Take the 2-minute tour ×
Stack Overflow is a question and answer site for professional and enthusiast programmers. It's 100% free, no registration required.

I am reading through someone's code, and he is calling functions like this. The "this" in that block is a pointer to a virtual method table, and he is using offsets to call a function in said table. This is a hack thing in case you are wondering.

    __asm
{
    MOV EDI, this
    LEA ECX, [EDI + 0x4]
    MOV EDX, DWORD PTR DS:[ECX]
    CALL [EDX + 0x24]
}   

He has simpler bits of code that just call "this" + the offset, but I am confused on what is going on in this one. I can post the vtable dump from Ida if that would help at all.

share|improve this question
    
Oh yeah, and the function returns a pointer to a struct, if that helps any. –  user1822632 Apr 9 '13 at 3:34
    
Can you clarify what "what's going on" means? Are you asking to have the individual assembly instructions explained? Or is "individual assembly instructions" the answer you were looking for? –  Drew Dormann Apr 9 '13 at 3:47
    
I just want to know how the author is getting an offset of 0xD4 from this. Also, what is the "DWORD PTR DS:[ECX]" part doing? That's pretty much what I am trying to figure out. –  user1822632 Apr 9 '13 at 3:54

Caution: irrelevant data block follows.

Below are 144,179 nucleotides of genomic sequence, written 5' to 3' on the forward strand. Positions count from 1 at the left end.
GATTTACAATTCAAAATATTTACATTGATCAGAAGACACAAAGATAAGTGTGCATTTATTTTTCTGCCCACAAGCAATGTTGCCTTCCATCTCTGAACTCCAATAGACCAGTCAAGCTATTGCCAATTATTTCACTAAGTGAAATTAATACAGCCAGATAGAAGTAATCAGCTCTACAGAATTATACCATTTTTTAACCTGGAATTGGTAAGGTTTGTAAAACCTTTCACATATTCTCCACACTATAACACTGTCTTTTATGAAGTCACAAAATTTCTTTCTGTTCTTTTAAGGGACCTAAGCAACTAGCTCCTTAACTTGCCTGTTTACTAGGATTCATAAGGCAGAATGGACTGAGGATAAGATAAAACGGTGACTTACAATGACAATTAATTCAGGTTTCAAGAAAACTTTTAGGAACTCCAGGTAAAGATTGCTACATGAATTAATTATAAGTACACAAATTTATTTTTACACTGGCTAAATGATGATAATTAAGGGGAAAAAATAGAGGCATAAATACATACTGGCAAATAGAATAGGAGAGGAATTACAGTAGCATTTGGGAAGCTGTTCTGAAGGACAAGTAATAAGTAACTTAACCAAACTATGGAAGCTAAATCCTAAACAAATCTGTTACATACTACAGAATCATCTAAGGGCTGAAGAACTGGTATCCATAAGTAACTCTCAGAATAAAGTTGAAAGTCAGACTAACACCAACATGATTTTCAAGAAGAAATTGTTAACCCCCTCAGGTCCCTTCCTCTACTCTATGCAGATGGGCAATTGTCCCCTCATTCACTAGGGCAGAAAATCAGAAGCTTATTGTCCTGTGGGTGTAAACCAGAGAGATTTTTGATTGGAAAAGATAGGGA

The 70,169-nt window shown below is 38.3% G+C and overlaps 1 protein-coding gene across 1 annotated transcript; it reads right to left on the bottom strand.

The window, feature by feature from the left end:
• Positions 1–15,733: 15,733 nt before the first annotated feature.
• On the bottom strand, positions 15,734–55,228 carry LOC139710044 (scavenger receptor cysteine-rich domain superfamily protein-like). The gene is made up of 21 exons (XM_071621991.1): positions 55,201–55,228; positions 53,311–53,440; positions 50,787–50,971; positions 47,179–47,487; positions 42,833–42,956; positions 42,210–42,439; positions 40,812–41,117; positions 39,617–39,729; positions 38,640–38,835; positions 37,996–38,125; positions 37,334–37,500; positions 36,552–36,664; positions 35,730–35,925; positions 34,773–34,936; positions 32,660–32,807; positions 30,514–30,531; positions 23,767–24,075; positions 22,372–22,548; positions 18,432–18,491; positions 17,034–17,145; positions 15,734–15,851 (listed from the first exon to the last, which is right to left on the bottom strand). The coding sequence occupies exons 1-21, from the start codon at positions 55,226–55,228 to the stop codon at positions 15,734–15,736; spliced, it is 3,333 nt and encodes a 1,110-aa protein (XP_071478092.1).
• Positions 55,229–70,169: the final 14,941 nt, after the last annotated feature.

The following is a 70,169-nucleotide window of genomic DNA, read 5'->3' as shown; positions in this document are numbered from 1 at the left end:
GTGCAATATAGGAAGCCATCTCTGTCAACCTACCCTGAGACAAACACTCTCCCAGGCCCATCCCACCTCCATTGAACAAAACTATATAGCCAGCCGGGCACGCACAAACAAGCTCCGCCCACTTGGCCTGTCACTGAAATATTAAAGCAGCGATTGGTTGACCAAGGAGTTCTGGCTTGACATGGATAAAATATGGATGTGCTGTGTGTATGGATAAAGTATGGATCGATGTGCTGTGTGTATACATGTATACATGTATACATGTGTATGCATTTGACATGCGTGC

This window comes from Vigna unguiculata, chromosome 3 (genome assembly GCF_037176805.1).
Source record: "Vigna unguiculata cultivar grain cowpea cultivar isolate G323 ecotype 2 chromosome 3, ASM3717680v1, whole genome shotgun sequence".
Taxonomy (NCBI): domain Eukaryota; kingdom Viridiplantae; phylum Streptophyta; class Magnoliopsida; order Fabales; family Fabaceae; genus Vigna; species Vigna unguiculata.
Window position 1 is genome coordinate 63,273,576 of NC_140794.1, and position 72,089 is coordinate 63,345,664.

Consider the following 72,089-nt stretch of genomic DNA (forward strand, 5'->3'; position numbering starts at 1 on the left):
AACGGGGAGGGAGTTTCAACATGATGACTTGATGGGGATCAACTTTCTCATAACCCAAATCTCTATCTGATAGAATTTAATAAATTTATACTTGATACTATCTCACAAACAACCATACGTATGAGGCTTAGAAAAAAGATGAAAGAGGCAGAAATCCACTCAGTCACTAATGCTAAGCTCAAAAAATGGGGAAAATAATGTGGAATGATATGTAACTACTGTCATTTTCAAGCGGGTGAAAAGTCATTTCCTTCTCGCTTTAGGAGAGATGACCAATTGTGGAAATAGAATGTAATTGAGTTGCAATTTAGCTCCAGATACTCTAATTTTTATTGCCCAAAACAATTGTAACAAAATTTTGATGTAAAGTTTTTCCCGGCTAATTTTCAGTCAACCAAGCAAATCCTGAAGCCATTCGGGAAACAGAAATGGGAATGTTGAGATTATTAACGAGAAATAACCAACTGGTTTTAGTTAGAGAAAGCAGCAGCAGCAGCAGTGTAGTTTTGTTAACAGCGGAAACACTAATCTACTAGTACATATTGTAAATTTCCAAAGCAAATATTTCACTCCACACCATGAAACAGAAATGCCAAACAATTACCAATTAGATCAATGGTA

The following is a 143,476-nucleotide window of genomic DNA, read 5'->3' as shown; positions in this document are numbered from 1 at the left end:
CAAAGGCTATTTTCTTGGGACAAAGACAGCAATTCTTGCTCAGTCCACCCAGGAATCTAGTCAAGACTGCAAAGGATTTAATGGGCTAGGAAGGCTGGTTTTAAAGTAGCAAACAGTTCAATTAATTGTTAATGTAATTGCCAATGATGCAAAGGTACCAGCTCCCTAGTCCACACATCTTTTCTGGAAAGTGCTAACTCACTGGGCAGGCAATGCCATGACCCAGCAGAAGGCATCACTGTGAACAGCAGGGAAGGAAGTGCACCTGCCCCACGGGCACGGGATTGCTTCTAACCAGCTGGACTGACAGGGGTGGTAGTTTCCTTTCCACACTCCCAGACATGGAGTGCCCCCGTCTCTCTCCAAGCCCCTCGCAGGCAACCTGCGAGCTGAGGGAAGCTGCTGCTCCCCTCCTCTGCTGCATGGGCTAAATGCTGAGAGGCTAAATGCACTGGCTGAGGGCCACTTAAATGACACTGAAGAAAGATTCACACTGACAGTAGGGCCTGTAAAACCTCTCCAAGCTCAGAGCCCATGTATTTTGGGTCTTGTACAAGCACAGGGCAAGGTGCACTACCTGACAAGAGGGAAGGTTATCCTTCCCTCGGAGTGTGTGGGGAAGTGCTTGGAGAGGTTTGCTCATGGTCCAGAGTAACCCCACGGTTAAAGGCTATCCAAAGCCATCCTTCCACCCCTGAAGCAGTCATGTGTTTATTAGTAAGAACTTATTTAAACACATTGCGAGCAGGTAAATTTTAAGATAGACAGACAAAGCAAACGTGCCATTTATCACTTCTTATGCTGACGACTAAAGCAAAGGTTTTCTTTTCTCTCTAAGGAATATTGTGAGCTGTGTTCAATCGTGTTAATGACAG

2 Answers 2

this in C++ is a keyword that can be used in the scope of an object to denote the object itself.

class A{
    private:
        int x;

    void method(){
        this->x = 5;    //"this" is a pointer to the object itself
    }
};

In this example, "this" is an A* const.

share|improve this answer
    
Thanks for the response, but I know what "this" is. I was asking what exactly the author is doing in this code. He is somehow getting a function that is 0xD4 away from the base address, and I can't figure out how. –  user1822632 Apr 9 '13 at 3:51
    
Sorry, I misunderstood. –  Parker Kemp Apr 9 '13 at 3:58

Looks like multiple inheritance. In such cases, there are separate vtables for each inherited class interface. So, 2nd and 3rd instructions calculate the start of vtable for specified inherited class interface. Call is obvious, 24 is just a magic number, a known offset to the function to be called in that inherited class.

share|improve this answer

Your Answer

 
discard

By posting your answer, you agree to the privacy policy and terms of service.

Not the answer you're looking for? Browse other questions tagged or ask your own question.